Angwang also was accused of wire fraud, lying on documents for secret-level clearance and obstructing an investigation.
“Baimadajie Angwang violated every oath he took in this country. One to the United States, another to the U.S. Army, and a third to this Police Department,” NYPD Commissioner Dermot F. Shea said in a statement.
The FBI’s Counterintelligence Division and New York Police Department worked together to record conversations between Angwang, an ethnic Tibetan, and his “handlers” at the Chinese consulate.
The federal arrest affidavit, unsealed on Monday, alleges that Angwang called his contacts at the Chinese consulate dozens of times and referred to them as “boss.”
Angwang allegedly offered to report the doings of the police department and help the consulate members develop “soft power” among Chinese and Tibetan immigrant communities in New York, the complaint alleges.
Tibet has been occupied by China since 1951. An independence movement in the Tibetan Autonomous Region has partially relied on expatriates for financial and political support.
Among the intelligence allegedly passed on by Angwang, in October 2018, was the opening of a Tibetan community center in Queens from which Tibetan political independence movements could be organized.
“They are the biggest venue for activities right now. If they are involved with politics, then in the future more than half of the meetings might take place there,” Angwang allegedly told his handlers at the consulate.
He also suggested that the consulate try to “develop” Catholics, Muslims or those of Hui ethnicity in the Tibetan community because those ethnic subgroups were “discriminated against and neglected,” in the Tibetan Autonomous Region, where Tibetan Buddhism was the state religion.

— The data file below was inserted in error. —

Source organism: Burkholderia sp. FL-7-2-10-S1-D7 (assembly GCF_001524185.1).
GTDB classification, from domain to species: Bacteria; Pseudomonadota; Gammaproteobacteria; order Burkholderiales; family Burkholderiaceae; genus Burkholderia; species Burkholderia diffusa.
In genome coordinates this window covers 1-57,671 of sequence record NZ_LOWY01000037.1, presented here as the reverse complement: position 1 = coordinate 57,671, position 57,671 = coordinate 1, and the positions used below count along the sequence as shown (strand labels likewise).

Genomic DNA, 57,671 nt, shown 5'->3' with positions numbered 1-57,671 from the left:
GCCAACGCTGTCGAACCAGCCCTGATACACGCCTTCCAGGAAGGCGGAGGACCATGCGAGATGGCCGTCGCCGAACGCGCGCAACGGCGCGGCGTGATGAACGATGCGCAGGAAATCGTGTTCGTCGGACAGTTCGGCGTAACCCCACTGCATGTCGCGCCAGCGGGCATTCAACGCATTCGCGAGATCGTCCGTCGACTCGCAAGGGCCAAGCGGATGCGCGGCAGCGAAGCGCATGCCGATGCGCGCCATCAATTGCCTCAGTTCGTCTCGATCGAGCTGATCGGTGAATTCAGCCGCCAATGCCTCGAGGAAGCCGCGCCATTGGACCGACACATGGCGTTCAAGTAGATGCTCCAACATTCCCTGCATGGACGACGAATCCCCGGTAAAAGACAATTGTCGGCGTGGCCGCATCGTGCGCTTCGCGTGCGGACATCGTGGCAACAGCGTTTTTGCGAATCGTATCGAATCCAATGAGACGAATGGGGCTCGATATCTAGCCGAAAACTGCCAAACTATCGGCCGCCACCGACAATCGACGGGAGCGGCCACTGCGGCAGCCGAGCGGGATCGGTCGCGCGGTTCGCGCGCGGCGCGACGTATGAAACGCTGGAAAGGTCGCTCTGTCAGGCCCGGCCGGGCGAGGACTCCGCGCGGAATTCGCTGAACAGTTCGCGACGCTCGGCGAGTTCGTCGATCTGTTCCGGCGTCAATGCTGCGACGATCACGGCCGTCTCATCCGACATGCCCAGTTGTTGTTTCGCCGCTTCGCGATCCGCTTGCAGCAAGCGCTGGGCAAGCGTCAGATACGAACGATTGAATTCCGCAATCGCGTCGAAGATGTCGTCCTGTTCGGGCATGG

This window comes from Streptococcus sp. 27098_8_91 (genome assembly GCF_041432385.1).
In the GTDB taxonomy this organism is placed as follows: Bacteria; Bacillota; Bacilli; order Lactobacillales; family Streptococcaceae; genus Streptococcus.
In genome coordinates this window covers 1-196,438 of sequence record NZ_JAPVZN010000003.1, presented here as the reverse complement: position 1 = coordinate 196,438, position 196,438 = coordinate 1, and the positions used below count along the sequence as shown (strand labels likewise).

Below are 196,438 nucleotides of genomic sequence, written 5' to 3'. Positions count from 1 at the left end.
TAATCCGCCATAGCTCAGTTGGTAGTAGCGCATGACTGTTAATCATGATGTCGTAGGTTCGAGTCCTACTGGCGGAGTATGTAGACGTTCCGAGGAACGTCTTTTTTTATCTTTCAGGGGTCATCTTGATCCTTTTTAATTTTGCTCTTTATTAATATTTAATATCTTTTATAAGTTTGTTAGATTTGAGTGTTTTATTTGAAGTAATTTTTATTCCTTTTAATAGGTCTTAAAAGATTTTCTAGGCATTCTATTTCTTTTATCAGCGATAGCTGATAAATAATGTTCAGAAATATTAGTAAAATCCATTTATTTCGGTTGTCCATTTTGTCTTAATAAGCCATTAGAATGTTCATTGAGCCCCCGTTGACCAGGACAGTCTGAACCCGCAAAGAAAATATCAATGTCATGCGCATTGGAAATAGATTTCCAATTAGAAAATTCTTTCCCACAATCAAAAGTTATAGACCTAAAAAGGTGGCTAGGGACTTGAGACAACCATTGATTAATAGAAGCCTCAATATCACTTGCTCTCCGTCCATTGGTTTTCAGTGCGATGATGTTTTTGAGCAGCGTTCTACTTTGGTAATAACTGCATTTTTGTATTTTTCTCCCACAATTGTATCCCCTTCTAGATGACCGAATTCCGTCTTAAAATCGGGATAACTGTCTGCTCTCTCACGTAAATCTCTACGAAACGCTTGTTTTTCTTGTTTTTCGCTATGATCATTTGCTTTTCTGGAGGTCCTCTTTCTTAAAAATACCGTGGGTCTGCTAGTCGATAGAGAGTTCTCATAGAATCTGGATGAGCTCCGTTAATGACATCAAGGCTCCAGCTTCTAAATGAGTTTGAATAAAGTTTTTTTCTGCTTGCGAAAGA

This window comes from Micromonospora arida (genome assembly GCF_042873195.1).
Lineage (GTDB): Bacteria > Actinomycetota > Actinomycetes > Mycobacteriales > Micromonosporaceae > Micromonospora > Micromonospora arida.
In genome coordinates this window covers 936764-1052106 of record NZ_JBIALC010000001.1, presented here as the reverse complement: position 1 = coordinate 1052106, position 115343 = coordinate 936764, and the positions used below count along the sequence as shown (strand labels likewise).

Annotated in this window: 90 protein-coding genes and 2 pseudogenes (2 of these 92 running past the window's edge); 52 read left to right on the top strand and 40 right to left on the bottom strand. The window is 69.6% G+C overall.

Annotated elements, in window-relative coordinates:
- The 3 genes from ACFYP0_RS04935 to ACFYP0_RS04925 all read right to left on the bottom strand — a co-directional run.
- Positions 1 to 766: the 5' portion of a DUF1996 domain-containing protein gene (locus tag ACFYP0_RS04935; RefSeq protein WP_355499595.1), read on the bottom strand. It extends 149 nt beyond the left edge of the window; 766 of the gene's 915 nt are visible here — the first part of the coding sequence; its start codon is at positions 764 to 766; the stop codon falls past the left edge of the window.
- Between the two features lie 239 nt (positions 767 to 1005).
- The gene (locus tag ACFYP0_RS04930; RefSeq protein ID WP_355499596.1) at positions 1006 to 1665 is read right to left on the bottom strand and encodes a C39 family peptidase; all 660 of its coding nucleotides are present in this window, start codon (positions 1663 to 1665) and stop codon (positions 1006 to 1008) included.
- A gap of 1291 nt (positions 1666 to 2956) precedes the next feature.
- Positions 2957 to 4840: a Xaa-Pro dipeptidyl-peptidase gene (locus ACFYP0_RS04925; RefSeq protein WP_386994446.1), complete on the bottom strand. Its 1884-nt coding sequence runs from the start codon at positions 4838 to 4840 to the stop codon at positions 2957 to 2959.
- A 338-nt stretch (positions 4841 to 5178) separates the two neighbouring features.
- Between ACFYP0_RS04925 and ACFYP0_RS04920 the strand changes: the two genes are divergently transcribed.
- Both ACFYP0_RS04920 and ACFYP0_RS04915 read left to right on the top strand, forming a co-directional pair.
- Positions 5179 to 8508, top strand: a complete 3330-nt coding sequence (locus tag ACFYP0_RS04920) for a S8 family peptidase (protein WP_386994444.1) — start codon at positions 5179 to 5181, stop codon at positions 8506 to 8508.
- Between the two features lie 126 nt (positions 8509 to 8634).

Angwang was a member of the Army Reserve with the rank of staff sergeant and stationed at Fort Dix, N.J. in an Airborne civil affairs battalion. He had a U.S. security clearance.
In 2019, Angwang lied on an electronically submitted SF-86C form for a background investigation, denying that he had relatives or contacts with a foreign government or foreign nationals, even though Angwang had relatives, including his parents, who worked for the Chinese government, the complaint said.
Angwang, a naturalized U.S. citizen, sought asylum in the United States after overstaying a cultural exchange visa. He alleged that he was “arrested and tortured” in China because of his Tibetan heritage, the complaint said.
“According to the allegations, the Chinese government recruited and directed a U.S. citizen and member of our nation’s largest law enforcement department to further its intelligence gathering and repression of Chinese abroad,” a statement from Assistant Attorney General for National Security John C. Demers said.
“Our police departments provide for our public safety and are often the first line of defense against the national security threats our country faces.”
Angwang appeared via video conference in federal court Monday. If convicted of all charges, he could serve 55 years in prison.